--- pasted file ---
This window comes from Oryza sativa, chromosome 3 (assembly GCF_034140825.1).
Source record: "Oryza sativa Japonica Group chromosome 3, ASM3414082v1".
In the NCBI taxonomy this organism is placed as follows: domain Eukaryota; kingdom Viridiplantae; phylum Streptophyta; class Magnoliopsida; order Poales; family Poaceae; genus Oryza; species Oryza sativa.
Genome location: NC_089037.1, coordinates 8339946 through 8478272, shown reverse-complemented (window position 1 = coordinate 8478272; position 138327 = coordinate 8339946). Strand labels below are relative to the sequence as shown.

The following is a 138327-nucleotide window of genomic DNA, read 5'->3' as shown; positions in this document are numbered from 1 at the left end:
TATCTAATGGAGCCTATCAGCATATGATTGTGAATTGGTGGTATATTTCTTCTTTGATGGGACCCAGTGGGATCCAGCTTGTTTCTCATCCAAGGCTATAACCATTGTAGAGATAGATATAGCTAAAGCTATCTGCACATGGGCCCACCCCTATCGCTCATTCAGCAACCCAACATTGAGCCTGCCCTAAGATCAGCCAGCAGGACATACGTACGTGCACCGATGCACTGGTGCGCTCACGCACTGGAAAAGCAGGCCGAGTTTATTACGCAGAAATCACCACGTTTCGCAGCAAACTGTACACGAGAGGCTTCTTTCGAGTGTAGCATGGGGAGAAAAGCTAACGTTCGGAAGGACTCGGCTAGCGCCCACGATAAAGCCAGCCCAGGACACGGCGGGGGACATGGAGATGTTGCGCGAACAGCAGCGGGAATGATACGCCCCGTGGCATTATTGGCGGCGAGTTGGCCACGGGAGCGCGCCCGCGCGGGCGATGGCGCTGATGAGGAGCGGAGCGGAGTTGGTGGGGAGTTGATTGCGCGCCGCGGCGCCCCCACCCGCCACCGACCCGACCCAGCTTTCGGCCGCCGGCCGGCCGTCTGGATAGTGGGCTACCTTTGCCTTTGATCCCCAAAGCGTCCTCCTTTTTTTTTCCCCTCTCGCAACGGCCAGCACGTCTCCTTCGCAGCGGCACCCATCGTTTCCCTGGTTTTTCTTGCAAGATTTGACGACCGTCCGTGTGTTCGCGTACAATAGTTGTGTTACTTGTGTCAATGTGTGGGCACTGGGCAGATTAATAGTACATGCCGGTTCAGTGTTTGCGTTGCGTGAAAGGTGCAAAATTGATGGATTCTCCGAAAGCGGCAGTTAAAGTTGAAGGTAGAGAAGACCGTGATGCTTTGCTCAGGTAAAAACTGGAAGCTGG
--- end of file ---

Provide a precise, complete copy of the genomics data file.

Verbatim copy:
This window comes from Oryza sativa, chromosome 3 (assembly GCF_034140825.1).
Source record: "Oryza sativa Japonica Group chromosome 3, ASM3414082v1".
In the NCBI taxonomy this organism is placed as follows: domain Eukaryota; kingdom Viridiplantae; phylum Streptophyta; class Magnoliopsida; order Poales; family Poaceae; genus Oryza; species Oryza sativa.
Genome location: NC_089037.1, coordinates 8339946 through 8478272, shown reverse-complemented (window position 1 = coordinate 8478272; position 138327 = coordinate 8339946). Strand labels below are relative to the sequence as shown.

The following is a 138327-nucleotide window of genomic DNA, read 5'->3' as shown; positions in this document are numbered from 1 at the left end:
TATCTAATGGAGCCTATCAGCATATGATTGTGAATTGGTGGTATATTTCTTCTTTGATGGGACCCAGTGGGATCCAGCTTGTTTCTCATCCAAGGCTATAACCATTGTAGAGATAGATATAGCTAAAGCTATCTGCACATGGGCCCACCCCTATCGCTCATTCAGCAACCCAACATTGAGCCTGCCCTAAGATCAGCCAGCAGGACATACGTACGTGCACCGATGCACTGGTGCGCTCACGCACTGGAAAAGCAGGCCGAGTTTATTACGCAGAAATCACCACGTTTCGCAGCAAACTGTACACGAGAGGCTTCTTTCGAGTGTAGCATGGGGAGAAAAGCTAACGTTCGGAAGGACTCGGCTAGCGCCCACGATAAAGCCAGCCCAGGACACGGCGGGGGACATGGAGATGTTGCGCGAACAGCAGCGGGAATGATACGCCCCGTGGCATTATTGGCGGCGAGTTGGCCACGGGAGCGCGCCCGCGCGGGCGATGGCGCTGATGAGGAGCGGAGCGGAGTTGGTGGGGAGTTGATTGCGCGCCGCGGCGCCCCCACCCGCCACCGACCCGACCCAGCTTTCGGCCGCCGGCCGGCCGTCTGGATAGTGGGCTACCTTTGCCTTTGATCCCCAAAGCGTCCTCCTTTTTTTTTCCCCTCTCGCAACGGCCAGCACGTCTCCTTCGCAGCGGCACCCATCGTTTCCCTGGTTTTTCTTGCAAGATTTGACGACCGTCCGTGTGTTCGCGTACAATAGTTGTGTTACTTGTGTCAATGTGTGGGCACTGGGCAGATTAATAGTACATGCCGGTTCAGTGTTTGCGTTGCGTGAAAGGTGCAAAATTGATGGATTCTCCGAAAGCGGCAGTTAAAGTTGAAGGTAGAGAAGACCGTGATGCTTTGCTCAGGTAAAAACTGGAAGCTGG